| IUPAC name
| Other names
|Molar mass||300.27 g/mol|
|Appearance||Dark brown powder|
|Melting point||140 °C (284 °F; 413 K)|
|Safety data sheet||Sigma-Aldrich|
Except where otherwise noted, data are given for materials in their standard state (at 25 °C [77 °F], 100 kPa).
Hematein, or, sometimes, Haematein, is derived from Haematoxylin, and is a biological stain component. Its natural source is from logwood, under such name both hematein and Haematoxylin are referred to. Hematein has indicator properties, and complexes with metal ions to form Nucleic Acid stains.
Hematein makes various complexes with metal ions. Aluminum(III) ions produce a dark blue color, copper(II) ions produce a violet color, and ferric ions produce a dark blue to black complex.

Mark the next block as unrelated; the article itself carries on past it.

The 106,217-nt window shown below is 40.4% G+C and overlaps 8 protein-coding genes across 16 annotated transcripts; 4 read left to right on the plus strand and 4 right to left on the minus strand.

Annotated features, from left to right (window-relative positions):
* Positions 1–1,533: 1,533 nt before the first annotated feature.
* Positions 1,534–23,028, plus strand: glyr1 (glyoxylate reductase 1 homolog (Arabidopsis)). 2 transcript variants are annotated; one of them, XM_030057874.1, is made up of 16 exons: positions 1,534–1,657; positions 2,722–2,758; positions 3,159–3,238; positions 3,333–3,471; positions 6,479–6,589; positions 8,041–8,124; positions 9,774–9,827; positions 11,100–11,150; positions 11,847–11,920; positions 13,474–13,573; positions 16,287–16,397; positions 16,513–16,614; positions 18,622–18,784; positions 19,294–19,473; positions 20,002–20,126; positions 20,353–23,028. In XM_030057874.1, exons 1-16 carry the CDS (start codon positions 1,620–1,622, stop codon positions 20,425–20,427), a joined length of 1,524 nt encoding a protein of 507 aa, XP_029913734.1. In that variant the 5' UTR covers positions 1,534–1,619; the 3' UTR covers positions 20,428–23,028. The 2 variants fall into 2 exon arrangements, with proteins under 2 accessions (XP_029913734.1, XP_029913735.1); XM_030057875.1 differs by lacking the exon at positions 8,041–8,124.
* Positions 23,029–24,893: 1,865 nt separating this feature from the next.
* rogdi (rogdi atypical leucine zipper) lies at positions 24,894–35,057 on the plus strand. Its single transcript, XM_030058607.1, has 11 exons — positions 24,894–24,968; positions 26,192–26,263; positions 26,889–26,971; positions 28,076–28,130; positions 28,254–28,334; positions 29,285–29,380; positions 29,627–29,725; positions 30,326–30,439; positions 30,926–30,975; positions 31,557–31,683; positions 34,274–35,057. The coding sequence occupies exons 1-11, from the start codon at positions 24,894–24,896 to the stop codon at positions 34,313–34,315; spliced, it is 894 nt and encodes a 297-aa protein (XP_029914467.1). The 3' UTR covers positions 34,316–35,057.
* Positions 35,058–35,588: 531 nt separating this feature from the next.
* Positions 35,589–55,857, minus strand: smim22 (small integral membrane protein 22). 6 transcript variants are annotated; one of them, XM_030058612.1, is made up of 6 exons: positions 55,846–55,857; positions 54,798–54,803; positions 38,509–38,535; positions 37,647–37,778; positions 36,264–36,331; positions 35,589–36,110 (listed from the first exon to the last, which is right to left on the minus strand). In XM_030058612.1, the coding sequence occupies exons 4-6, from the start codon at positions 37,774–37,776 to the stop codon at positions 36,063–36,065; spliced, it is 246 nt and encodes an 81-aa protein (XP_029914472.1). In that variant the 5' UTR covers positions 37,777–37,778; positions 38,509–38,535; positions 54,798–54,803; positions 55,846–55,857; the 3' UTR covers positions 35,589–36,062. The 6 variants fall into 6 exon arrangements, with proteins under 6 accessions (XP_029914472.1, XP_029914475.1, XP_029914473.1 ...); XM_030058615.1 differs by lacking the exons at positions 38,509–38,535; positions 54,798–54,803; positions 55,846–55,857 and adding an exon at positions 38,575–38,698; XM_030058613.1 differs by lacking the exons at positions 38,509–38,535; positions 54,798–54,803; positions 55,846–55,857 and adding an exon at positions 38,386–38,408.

Hematein is a dark brown-red solid, usually sold as as a fluffy powder. It often contains traces of Haematoxylin. It does not dissolve easily in water unless the solution is acidic, but excessively acidic solutions decompose the compound.
Oxydizing Haematoxylin will yeild Hematein.
- Production of stain complexes for nucleic acids in animal cells.
Other than staining skin and clothing, this compound can be considered harmless.
Hematein is best kept in closed bottles.
No special disposal is required.